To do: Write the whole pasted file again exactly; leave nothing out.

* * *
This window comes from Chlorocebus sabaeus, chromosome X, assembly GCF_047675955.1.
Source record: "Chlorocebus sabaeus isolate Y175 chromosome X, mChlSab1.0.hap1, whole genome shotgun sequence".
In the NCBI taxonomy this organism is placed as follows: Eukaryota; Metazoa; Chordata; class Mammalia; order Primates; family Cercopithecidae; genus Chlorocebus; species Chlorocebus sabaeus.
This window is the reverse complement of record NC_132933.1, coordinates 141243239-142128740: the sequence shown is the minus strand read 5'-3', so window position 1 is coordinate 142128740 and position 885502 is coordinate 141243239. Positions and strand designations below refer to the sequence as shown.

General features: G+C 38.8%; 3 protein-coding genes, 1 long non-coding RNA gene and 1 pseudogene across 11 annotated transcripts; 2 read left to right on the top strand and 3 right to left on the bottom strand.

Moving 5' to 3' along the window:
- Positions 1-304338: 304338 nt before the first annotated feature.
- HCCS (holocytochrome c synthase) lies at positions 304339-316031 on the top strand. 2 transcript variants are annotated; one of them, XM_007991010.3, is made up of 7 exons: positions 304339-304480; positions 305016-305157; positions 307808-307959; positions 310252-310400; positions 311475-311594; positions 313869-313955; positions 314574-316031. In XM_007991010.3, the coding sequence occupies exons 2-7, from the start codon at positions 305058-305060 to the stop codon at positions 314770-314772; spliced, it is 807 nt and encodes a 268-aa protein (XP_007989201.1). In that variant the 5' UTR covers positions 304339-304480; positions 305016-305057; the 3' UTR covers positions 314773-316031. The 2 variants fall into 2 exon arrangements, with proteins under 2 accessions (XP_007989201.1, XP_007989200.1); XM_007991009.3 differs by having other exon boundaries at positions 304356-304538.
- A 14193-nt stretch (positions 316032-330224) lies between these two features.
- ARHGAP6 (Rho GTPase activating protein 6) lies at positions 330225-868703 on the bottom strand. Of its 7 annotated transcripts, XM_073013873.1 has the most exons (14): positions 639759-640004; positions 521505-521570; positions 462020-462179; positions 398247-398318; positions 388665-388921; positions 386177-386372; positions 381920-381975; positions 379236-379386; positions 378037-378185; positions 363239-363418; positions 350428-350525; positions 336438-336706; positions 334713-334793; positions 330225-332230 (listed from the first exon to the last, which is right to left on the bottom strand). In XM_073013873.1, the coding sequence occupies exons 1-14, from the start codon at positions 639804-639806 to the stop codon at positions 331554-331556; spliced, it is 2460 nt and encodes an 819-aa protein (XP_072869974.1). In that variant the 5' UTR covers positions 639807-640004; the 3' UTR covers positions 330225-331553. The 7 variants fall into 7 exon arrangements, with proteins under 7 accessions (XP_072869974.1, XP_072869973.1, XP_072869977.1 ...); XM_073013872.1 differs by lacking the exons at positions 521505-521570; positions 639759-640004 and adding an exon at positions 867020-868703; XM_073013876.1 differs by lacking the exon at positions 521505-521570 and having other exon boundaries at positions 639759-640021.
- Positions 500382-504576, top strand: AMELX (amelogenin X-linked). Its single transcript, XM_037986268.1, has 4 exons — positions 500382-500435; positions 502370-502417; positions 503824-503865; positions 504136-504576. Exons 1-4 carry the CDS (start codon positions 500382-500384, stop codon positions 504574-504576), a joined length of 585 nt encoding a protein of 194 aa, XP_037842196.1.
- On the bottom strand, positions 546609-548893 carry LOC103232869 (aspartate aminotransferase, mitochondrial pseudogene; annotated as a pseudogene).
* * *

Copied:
This window comes from Chlorocebus sabaeus, chromosome X, assembly GCF_047675955.1.
Source record: "Chlorocebus sabaeus isolate Y175 chromosome X, mChlSab1.0.hap1, whole genome shotgun sequence".
In the NCBI taxonomy this organism is placed as follows: Eukaryota; Metazoa; Chordata; class Mammalia; order Primates; family Cercopithecidae; genus Chlorocebus; species Chlorocebus sabaeus.
This window is the reverse complement of record NC_132933.1, coordinates 141243239-142128740: the sequence shown is the minus strand read 5'-3', so window position 1 is coordinate 142128740 and position 885502 is coordinate 141243239. Positions and strand designations below refer to the sequence as shown.

General features: G+C 38.8%; 3 protein-coding genes, 1 long non-coding RNA gene and 1 pseudogene across 11 annotated transcripts; 2 read left to right on the top strand and 3 right to left on the bottom strand.

Moving 5' to 3' along the window:
- Positions 1-304338: 304338 nt before the first annotated feature.
- HCCS (holocytochrome c synthase) lies at positions 304339-316031 on the top strand. 2 transcript variants are annotated; one of them, XM_007991010.3, is made up of 7 exons: positions 304339-304480; positions 305016-305157; positions 307808-307959; positions 310252-310400; positions 311475-311594; positions 313869-313955; positions 314574-316031. In XM_007991010.3, the coding sequence occupies exons 2-7, from the start codon at positions 305058-305060 to the stop codon at positions 314770-314772; spliced, it is 807 nt and encodes a 268-aa protein (XP_007989201.1). In that variant the 5' UTR covers positions 304339-304480; positions 305016-305057; the 3' UTR covers positions 314773-316031. The 2 variants fall into 2 exon arrangements, with proteins under 2 accessions (XP_007989201.1, XP_007989200.1); XM_007991009.3 differs by having other exon boundaries at positions 304356-304538.
- A 14193-nt stretch (positions 316032-330224) lies between these two features.
- ARHGAP6 (Rho GTPase activating protein 6) lies at positions 330225-868703 on the bottom strand. Of its 7 annotated transcripts, XM_073013873.1 has the most exons (14): positions 639759-640004; positions 521505-521570; positions 462020-462179; positions 398247-398318; positions 388665-388921; positions 386177-386372; positions 381920-381975; positions 379236-379386; positions 378037-378185; positions 363239-363418; positions 350428-350525; positions 336438-336706; positions 334713-334793; positions 330225-332230 (listed from the first exon to the last, which is right to left on the bottom strand). In XM_073013873.1, the coding sequence occupies exons 1-14, from the start codon at positions 639804-639806 to the stop codon at positions 331554-331556; spliced, it is 2460 nt and encodes an 819-aa protein (XP_072869974.1). In that variant the 5' UTR covers positions 639807-640004; the 3' UTR covers positions 330225-331553. The 7 variants fall into 7 exon arrangements, with proteins under 7 accessions (XP_072869974.1, XP_072869973.1, XP_072869977.1 ...); XM_073013872.1 differs by lacking the exons at positions 521505-521570; positions 639759-640004 and adding an exon at positions 867020-868703; XM_073013876.1 differs by lacking the exon at positions 521505-521570 and having other exon boundaries at positions 639759-640021.
- Positions 500382-504576, top strand: AMELX (amelogenin X-linked). Its single transcript, XM_037986268.1, has 4 exons — positions 500382-500435; positions 502370-502417; positions 503824-503865; positions 504136-504576. Exons 1-4 carry the CDS (start codon positions 500382-500384, stop codon positions 504574-504576), a joined length of 585 nt encoding a protein of 194 aa, XP_037842196.1.
- On the bottom strand, positions 546609-548893 carry LOC103232869 (aspartate aminotransferase, mitochondrial pseudogene; annotated as a pseudogene).